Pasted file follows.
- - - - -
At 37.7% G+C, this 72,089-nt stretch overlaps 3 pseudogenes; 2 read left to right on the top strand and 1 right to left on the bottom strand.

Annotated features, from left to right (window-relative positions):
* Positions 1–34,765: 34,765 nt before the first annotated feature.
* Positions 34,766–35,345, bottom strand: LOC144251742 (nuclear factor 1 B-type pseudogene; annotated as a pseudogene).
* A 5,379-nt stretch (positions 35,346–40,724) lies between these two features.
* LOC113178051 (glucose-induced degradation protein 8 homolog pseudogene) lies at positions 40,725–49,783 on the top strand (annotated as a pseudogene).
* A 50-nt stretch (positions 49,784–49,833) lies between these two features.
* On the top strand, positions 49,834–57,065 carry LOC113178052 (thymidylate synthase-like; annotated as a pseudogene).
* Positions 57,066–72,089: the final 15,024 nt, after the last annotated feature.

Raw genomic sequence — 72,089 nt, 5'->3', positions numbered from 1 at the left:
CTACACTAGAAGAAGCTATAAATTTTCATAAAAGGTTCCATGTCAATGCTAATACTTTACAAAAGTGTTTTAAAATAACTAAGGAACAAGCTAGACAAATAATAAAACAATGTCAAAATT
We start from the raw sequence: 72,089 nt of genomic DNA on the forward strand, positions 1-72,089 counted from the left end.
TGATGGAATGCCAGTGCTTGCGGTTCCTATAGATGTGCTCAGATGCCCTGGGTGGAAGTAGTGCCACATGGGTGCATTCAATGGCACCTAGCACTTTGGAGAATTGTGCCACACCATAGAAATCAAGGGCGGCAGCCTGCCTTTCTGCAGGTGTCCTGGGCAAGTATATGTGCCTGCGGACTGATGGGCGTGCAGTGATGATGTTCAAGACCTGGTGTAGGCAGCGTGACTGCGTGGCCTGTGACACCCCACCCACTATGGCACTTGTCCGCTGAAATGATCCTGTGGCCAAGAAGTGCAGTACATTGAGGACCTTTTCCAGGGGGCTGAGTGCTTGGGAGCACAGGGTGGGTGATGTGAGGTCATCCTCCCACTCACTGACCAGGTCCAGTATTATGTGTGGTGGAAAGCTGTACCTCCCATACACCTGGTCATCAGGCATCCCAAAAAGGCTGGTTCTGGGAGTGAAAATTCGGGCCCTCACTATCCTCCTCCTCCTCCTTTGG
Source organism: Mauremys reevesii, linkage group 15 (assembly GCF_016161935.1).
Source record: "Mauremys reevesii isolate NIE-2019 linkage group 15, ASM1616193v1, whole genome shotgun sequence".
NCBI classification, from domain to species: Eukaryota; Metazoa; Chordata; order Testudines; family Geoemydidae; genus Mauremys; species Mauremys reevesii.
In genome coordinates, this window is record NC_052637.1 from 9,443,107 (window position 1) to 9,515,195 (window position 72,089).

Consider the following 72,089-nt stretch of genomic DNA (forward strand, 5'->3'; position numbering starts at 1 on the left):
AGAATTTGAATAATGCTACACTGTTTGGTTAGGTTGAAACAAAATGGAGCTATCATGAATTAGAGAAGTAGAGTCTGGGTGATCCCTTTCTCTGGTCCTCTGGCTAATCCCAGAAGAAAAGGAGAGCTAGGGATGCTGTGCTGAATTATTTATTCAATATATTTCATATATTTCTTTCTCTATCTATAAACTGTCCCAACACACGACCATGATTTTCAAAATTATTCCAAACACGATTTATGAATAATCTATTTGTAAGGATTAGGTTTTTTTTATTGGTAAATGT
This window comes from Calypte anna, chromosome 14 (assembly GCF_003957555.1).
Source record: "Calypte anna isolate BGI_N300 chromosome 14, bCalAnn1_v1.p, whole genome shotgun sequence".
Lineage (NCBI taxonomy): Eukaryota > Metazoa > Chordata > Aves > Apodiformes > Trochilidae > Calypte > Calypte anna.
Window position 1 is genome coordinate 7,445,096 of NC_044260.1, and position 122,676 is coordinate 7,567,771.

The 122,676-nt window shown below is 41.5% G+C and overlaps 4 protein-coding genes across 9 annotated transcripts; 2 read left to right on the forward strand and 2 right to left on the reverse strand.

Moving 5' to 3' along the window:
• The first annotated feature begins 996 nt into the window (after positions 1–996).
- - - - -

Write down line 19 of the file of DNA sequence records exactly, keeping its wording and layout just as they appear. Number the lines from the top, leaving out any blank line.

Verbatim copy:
AGAATTTGAATAATGCTACACTGTTTGGTTAGGTTGAAACAAAATGGAGCTATCATGAATTAGAGAAGTAGAGTCTGGGTGATCCCTTTCTCTGGTCCTCTGGCTAATCCCAGAAGAAAAGGAGAGCTAGGGATGCTGTGCTGAATTATTTATTCAATATATTTCATATATTTCTTTCTCTATCTATAAACTGTCCCAACACACGACCATGATTTTCAAAATTATTCCAAACACGATTTATGAATAATCTATTTGTAAGGATTAGGTTTTTTTTATTGGTAAATGT